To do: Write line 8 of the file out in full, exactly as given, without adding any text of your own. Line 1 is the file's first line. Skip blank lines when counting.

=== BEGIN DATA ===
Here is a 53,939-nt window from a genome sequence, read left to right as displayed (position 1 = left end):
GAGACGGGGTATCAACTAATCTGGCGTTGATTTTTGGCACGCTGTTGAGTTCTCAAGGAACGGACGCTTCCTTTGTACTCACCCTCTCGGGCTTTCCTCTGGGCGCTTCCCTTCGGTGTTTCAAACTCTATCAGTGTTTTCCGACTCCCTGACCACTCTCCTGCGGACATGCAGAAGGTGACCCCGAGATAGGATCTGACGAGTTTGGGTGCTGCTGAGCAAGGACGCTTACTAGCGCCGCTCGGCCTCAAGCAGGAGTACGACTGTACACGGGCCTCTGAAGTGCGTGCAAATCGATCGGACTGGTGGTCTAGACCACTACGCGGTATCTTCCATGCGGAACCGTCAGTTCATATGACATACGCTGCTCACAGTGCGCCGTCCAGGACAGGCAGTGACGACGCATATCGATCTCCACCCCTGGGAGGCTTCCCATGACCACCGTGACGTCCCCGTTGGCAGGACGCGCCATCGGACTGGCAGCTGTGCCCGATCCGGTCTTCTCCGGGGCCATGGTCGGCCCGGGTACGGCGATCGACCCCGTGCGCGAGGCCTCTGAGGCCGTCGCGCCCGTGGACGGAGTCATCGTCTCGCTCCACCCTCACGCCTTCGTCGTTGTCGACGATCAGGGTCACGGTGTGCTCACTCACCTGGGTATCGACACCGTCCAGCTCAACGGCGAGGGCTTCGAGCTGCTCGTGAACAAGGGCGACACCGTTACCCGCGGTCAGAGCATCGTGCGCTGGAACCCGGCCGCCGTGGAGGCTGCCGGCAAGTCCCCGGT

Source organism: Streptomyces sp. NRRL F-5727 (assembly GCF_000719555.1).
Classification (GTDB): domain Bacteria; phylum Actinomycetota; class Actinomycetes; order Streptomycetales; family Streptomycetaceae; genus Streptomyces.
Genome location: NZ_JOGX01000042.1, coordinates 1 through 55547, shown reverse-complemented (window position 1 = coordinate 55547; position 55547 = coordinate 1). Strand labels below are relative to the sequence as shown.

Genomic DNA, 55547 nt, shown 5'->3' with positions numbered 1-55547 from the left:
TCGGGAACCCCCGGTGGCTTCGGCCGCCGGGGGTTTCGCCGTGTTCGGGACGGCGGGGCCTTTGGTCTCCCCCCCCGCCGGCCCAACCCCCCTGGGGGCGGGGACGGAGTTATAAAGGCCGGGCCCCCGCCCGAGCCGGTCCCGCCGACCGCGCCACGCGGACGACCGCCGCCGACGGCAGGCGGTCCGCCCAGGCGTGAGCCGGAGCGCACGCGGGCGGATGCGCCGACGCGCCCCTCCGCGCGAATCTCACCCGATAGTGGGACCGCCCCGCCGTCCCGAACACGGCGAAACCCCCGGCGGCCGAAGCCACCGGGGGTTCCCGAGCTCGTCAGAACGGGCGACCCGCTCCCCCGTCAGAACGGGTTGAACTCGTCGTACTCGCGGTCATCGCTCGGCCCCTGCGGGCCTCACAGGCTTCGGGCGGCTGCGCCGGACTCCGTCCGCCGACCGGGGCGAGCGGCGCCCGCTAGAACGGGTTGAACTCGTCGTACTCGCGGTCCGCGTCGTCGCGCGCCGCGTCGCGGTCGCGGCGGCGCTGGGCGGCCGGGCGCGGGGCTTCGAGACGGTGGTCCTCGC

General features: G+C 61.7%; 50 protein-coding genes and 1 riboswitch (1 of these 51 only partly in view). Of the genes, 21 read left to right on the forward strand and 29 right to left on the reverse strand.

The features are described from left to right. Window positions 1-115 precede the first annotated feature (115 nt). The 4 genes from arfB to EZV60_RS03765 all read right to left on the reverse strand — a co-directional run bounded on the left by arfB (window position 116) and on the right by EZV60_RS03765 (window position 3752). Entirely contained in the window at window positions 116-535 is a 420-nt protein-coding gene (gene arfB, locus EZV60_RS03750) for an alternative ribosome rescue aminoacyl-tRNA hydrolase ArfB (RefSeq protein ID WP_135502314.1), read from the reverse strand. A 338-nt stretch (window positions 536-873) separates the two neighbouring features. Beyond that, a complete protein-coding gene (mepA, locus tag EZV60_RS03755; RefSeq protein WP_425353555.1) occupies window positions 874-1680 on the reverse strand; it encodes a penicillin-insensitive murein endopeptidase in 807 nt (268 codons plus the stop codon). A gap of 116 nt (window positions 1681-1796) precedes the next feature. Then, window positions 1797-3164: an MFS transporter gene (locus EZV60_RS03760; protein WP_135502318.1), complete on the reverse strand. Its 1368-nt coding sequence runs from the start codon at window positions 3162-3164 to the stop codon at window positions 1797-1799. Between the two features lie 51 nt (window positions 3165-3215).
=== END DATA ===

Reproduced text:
General features: G+C 61.7%; 50 protein-coding genes and 1 riboswitch (1 of these 51 only partly in view). Of the genes, 21 read left to right on the forward strand and 29 right to left on the reverse strand.